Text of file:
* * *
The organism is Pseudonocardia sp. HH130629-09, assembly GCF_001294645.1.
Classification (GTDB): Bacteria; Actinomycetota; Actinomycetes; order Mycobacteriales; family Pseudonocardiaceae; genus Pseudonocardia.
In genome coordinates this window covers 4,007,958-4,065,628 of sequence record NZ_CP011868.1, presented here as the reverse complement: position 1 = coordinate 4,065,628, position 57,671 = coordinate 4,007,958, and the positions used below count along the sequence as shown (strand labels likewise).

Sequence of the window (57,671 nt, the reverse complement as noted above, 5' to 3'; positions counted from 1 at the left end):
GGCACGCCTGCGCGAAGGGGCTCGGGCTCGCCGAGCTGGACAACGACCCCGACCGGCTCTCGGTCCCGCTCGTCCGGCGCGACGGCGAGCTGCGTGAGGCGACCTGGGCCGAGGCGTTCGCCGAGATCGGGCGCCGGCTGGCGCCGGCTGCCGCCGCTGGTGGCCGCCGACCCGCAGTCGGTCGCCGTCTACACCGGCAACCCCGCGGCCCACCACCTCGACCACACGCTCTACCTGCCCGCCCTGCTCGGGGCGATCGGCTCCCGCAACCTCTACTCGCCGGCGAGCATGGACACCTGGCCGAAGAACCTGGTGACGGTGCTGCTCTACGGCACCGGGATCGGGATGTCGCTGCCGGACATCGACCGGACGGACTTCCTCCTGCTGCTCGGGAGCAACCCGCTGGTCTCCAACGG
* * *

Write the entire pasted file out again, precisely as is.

The organism is Pseudonocardia sp. HH130629-09, assembly GCF_001294645.1.
Classification (GTDB): Bacteria; Actinomycetota; Actinomycetes; order Mycobacteriales; family Pseudonocardiaceae; genus Pseudonocardia.
In genome coordinates this window covers 4,007,958-4,065,628 of sequence record NZ_CP011868.1, presented here as the reverse complement: position 1 = coordinate 4,065,628, position 57,671 = coordinate 4,007,958, and the positions used below count along the sequence as shown (strand labels likewise).

Sequence of the window (57,671 nt, the reverse complement as noted above, 5' to 3'; positions counted from 1 at the left end):
GGCACGCCTGCGCGAAGGGGCTCGGGCTCGCCGAGCTGGACAACGACCCCGACCGGCTCTCGGTCCCGCTCGTCCGGCGCGACGGCGAGCTGCGTGAGGCGACCTGGGCCGAGGCGTTCGCCGAGATCGGGCGCCGGCTGGCGCCGGCTGCCGCCGCTGGTGGCCGCCGACCCGCAGTCGGTCGCCGTCTACACCGGCAACCCCGCGGCCCACCACCTCGACCACACGCTCTACCTGCCCGCCCTGCTCGGGGCGATCGGCTCCCGCAACCTCTACTCGCCGGCGAGCATGGACACCTGGCCGAAGAACCTGGTGACGGTGCTGCTCTACGGCACCGGGATCGGGATGTCGCTGCCGGACATCGACCGGACGGACTTCCTCCTGCTGCTCGGGAGCAACCCGCTGGTCTCCAACGG